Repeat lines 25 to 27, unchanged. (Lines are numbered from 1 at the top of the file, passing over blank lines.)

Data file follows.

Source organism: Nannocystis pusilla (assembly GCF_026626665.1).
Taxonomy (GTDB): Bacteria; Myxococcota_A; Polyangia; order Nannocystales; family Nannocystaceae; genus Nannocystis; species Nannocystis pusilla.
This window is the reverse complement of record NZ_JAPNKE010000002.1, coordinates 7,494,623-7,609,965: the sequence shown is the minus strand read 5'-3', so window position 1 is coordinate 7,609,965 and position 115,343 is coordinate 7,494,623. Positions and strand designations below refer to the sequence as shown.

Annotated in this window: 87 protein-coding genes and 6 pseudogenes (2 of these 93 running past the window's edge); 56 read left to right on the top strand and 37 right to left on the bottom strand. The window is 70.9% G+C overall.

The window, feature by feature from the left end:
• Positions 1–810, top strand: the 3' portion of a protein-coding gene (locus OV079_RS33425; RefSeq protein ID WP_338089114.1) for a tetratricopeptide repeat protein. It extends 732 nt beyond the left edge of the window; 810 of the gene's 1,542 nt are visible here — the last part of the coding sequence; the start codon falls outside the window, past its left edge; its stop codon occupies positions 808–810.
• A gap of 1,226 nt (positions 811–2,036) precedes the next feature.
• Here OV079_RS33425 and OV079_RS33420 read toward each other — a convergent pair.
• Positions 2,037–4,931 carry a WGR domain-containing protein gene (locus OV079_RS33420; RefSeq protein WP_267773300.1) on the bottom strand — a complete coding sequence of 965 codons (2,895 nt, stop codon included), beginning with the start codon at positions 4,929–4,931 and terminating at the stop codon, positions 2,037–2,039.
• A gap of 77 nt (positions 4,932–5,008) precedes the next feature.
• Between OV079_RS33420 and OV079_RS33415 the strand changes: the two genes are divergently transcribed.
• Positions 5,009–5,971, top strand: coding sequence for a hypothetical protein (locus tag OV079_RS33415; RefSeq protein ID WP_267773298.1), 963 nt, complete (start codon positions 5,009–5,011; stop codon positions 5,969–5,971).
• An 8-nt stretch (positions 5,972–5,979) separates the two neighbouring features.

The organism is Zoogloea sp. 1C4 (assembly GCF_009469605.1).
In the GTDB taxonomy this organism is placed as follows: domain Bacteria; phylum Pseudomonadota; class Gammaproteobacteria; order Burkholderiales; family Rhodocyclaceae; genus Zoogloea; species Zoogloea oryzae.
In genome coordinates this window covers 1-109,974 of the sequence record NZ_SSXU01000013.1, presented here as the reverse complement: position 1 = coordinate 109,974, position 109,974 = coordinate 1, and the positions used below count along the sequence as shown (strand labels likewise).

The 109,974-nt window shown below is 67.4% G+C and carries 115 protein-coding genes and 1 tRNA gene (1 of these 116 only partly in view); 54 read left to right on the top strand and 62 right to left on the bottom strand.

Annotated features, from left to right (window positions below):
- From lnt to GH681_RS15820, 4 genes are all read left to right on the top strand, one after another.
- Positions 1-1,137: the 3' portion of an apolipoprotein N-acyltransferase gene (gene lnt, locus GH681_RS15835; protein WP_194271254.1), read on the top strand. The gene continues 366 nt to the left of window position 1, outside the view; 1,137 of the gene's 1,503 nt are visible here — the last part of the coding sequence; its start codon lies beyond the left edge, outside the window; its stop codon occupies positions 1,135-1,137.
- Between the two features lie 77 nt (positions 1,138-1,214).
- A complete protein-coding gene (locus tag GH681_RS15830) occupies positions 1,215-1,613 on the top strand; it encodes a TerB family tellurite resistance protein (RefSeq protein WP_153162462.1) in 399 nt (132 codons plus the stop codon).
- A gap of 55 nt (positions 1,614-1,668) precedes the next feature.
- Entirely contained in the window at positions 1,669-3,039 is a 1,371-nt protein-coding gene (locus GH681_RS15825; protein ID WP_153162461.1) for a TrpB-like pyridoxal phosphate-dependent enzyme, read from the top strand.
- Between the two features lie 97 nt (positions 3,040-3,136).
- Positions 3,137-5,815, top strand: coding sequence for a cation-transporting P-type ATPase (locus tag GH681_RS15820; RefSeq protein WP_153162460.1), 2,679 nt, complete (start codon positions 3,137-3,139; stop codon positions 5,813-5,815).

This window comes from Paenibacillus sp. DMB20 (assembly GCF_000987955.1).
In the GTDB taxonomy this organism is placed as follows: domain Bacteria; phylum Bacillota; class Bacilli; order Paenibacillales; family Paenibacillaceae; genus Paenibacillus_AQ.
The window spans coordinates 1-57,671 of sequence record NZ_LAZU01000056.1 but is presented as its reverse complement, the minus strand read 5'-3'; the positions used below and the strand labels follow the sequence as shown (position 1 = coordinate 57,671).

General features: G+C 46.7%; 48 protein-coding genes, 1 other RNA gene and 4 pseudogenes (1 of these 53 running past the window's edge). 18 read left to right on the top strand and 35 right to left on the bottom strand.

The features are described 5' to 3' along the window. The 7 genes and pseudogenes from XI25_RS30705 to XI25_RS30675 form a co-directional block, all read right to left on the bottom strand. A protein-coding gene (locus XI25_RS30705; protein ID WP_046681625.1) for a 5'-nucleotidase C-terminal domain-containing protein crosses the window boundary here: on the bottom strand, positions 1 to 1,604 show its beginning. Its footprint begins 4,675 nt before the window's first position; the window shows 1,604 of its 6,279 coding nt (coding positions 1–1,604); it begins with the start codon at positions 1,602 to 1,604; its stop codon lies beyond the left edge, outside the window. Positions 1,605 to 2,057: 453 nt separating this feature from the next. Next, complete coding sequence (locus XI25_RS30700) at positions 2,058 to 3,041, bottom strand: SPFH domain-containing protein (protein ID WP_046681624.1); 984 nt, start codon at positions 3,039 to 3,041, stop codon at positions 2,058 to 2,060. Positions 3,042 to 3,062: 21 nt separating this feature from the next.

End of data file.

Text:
- Between the two features lie 97 nt (positions 3,040-3,136).
- Positions 3,137-5,815, top strand: coding sequence for a cation-transporting P-type ATPase (locus tag GH681_RS15820; RefSeq protein WP_153162460.1), 2,679 nt, complete (start codon positions 3,137-3,139; stop codon positions 5,813-5,815).

This window comes from Paenibacillus sp. DMB20 (assembly GCF_000987955.1).